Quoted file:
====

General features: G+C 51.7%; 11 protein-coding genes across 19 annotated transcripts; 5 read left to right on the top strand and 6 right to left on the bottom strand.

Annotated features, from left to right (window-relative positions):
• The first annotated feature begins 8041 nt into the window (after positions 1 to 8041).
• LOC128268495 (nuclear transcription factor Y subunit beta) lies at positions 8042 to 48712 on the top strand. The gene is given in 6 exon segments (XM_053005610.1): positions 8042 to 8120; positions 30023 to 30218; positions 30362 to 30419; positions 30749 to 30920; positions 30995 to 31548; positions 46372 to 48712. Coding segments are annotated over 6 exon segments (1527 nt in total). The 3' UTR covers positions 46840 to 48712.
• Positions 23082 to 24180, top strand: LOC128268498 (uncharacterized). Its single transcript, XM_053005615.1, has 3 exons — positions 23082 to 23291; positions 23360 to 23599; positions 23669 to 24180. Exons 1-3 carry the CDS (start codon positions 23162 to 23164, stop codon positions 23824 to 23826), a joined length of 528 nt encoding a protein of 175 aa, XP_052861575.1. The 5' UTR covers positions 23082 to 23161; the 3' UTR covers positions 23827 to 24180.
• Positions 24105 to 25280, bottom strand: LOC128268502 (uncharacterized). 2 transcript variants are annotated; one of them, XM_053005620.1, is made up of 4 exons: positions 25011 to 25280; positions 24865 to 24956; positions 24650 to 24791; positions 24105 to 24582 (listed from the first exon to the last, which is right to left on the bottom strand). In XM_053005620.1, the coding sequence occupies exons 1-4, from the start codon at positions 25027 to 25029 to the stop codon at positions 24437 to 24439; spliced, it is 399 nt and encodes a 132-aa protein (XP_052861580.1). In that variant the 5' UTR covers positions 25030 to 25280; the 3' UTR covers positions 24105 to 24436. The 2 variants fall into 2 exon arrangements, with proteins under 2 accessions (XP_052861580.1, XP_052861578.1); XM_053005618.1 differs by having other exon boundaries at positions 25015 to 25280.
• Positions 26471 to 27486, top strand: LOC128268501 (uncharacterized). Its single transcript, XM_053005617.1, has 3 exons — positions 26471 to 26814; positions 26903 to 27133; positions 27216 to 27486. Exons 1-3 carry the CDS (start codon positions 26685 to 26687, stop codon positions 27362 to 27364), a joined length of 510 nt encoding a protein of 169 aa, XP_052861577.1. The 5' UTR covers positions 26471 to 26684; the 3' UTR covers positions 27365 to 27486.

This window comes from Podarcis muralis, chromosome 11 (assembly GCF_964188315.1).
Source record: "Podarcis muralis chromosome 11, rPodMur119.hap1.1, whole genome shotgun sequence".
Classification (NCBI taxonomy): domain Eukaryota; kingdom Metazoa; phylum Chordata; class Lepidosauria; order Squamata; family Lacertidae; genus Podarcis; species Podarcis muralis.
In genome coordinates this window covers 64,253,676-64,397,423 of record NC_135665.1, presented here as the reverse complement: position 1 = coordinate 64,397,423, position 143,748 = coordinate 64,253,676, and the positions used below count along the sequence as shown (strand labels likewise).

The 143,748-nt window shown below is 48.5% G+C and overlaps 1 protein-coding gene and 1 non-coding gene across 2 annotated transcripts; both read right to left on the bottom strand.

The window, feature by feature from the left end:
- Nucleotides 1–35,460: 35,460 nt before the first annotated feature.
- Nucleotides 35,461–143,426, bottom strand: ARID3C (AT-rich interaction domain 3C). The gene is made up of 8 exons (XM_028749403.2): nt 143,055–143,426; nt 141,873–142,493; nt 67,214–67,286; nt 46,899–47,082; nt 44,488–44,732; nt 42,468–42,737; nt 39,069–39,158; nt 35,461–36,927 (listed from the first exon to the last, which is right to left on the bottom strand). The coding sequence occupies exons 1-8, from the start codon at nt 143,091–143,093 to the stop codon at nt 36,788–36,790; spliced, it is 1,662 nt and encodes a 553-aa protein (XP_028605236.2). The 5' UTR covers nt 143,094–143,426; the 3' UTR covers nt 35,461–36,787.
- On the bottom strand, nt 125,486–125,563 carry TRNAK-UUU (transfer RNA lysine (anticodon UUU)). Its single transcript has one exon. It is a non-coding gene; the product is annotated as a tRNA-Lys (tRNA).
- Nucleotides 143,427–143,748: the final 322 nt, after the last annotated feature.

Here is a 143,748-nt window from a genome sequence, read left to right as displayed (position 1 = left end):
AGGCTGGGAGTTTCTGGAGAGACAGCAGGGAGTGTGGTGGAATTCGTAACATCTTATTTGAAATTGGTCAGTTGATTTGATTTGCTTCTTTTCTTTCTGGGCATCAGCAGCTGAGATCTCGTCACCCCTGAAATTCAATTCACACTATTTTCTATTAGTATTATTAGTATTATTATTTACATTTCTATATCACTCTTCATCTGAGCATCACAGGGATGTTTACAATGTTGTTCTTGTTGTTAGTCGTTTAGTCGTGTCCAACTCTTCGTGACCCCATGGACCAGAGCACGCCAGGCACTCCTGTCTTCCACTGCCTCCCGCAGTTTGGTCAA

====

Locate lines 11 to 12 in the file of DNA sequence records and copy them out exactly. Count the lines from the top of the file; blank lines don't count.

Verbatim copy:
In genome coordinates this window covers 64,253,676-64,397,423 of record NC_135665.1, presented here as the reverse complement: position 1 = coordinate 64,397,423, position 143,748 = coordinate 64,253,676, and the positions used below count along the sequence as shown (strand labels likewise).

The 143,748-nt window shown below is 48.5% G+C and overlaps 1 protein-coding gene and 1 non-coding gene across 2 annotated transcripts; both read right to left on the bottom strand.